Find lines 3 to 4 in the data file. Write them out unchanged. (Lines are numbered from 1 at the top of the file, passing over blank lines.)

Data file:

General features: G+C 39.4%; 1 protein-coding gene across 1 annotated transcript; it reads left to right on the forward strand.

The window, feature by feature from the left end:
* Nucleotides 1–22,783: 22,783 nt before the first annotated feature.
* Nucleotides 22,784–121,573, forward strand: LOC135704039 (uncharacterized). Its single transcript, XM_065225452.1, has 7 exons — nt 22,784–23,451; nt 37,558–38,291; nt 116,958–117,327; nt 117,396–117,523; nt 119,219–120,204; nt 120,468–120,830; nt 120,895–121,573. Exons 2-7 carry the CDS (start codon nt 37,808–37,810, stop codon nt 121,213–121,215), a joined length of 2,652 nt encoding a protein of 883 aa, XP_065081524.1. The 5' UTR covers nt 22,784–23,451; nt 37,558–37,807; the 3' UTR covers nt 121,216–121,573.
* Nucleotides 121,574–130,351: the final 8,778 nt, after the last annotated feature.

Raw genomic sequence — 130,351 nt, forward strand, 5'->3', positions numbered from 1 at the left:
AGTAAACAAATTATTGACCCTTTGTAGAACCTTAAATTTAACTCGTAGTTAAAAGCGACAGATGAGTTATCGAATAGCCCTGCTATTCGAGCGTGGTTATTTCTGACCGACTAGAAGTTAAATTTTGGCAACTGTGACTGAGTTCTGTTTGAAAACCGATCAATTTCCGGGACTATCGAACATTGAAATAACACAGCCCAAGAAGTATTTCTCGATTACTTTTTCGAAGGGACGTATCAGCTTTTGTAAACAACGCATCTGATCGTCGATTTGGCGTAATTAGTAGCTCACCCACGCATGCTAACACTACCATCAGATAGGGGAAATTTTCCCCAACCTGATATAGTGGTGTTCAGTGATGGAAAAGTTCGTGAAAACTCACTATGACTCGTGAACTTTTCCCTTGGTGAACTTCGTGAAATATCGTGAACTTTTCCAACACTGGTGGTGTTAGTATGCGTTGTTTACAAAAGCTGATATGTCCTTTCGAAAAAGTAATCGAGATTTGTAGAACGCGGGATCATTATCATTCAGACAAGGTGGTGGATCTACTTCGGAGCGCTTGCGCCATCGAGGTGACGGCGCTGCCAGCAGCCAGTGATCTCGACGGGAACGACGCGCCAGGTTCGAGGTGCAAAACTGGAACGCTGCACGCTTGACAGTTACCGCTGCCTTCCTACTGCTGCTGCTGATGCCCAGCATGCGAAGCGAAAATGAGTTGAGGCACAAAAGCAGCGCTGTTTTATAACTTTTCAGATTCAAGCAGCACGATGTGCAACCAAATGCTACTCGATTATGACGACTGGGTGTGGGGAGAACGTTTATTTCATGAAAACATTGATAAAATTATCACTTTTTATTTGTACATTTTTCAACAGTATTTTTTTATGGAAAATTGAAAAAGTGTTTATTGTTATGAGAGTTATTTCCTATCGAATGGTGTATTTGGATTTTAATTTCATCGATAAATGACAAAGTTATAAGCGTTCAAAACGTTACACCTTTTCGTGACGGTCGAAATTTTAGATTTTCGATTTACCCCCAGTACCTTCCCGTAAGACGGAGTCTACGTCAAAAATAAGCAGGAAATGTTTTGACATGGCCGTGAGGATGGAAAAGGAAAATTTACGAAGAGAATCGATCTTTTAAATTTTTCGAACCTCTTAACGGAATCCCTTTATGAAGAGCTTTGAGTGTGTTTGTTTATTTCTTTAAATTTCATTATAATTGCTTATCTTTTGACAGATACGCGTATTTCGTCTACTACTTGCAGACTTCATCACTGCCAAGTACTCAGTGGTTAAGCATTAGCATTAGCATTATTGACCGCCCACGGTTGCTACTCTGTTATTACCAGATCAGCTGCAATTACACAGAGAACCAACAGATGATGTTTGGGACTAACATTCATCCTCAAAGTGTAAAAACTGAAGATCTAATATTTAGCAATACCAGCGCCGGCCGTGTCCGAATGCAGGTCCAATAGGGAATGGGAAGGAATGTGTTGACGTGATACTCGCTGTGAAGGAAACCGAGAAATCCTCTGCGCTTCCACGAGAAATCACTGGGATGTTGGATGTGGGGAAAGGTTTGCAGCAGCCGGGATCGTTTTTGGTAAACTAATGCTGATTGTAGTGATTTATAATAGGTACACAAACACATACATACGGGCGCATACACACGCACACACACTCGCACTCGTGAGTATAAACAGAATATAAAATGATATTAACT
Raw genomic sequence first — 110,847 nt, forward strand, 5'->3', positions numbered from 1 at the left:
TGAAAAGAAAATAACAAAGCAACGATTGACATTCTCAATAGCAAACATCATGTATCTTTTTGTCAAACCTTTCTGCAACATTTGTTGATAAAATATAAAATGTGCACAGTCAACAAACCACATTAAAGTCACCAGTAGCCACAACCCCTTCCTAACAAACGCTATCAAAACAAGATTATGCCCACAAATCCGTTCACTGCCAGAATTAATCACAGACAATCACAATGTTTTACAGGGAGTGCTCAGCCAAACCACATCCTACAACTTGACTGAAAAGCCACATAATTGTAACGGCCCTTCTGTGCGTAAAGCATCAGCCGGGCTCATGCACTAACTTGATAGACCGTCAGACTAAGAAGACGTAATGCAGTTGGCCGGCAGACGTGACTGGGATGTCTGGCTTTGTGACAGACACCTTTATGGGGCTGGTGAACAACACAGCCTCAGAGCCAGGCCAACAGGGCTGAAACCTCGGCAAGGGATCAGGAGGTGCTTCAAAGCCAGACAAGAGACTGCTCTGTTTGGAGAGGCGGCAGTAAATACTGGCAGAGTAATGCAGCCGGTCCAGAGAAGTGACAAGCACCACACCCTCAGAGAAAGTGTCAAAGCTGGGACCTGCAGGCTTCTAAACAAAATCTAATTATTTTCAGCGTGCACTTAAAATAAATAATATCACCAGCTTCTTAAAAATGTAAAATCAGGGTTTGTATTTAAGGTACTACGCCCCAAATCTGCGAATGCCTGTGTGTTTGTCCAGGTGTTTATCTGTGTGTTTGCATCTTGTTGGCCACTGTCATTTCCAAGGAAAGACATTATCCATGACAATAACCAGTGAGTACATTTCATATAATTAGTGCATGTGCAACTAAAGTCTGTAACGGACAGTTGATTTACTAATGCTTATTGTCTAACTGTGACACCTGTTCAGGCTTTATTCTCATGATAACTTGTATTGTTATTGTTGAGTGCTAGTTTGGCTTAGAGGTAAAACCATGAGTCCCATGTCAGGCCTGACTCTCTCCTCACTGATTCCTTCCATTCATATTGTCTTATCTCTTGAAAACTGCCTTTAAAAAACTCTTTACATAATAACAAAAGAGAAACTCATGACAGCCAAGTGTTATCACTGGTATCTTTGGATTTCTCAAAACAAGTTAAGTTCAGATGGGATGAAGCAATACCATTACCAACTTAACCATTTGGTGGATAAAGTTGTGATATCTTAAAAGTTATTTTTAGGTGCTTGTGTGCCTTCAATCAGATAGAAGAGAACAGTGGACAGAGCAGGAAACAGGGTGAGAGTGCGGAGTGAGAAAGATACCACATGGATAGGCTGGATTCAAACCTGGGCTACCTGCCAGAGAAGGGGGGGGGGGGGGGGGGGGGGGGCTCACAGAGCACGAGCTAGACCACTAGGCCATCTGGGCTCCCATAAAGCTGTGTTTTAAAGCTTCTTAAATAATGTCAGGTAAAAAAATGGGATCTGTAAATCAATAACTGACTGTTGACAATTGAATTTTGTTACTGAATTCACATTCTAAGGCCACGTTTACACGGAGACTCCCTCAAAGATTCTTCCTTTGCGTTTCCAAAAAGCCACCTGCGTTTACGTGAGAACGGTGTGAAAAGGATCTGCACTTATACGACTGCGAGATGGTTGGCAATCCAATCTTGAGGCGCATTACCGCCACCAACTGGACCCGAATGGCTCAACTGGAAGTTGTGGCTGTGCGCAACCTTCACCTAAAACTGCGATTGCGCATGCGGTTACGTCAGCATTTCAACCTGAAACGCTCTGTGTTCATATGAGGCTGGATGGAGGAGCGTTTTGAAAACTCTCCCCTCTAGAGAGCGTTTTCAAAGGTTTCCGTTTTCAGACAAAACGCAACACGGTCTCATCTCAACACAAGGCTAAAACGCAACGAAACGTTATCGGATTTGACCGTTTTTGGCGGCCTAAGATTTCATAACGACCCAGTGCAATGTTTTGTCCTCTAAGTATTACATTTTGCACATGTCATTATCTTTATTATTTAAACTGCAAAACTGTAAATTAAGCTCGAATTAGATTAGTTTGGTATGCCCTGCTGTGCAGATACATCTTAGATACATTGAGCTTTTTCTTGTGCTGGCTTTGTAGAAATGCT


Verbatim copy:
* Nucleotides 1–22,783: 22,783 nt before the first annotated feature.
* Nucleotides 22,784–121,573, forward strand: LOC135704039 (uncharacterized). Its single transcript, XM_065225452.1, has 7 exons — nt 22,784–23,451; nt 37,558–38,291; nt 116,958–117,327; nt 117,396–117,523; nt 119,219–120,204; nt 120,468–120,830; nt 120,895–121,573. Exons 2-7 carry the CDS (start codon nt 37,808–37,810, stop codon nt 121,213–121,215), a joined length of 2,652 nt encoding a protein of 883 aa, XP_065081524.1. The 5' UTR covers nt 22,784–23,451; nt 37,558–37,807; the 3' UTR covers nt 121,216–121,573.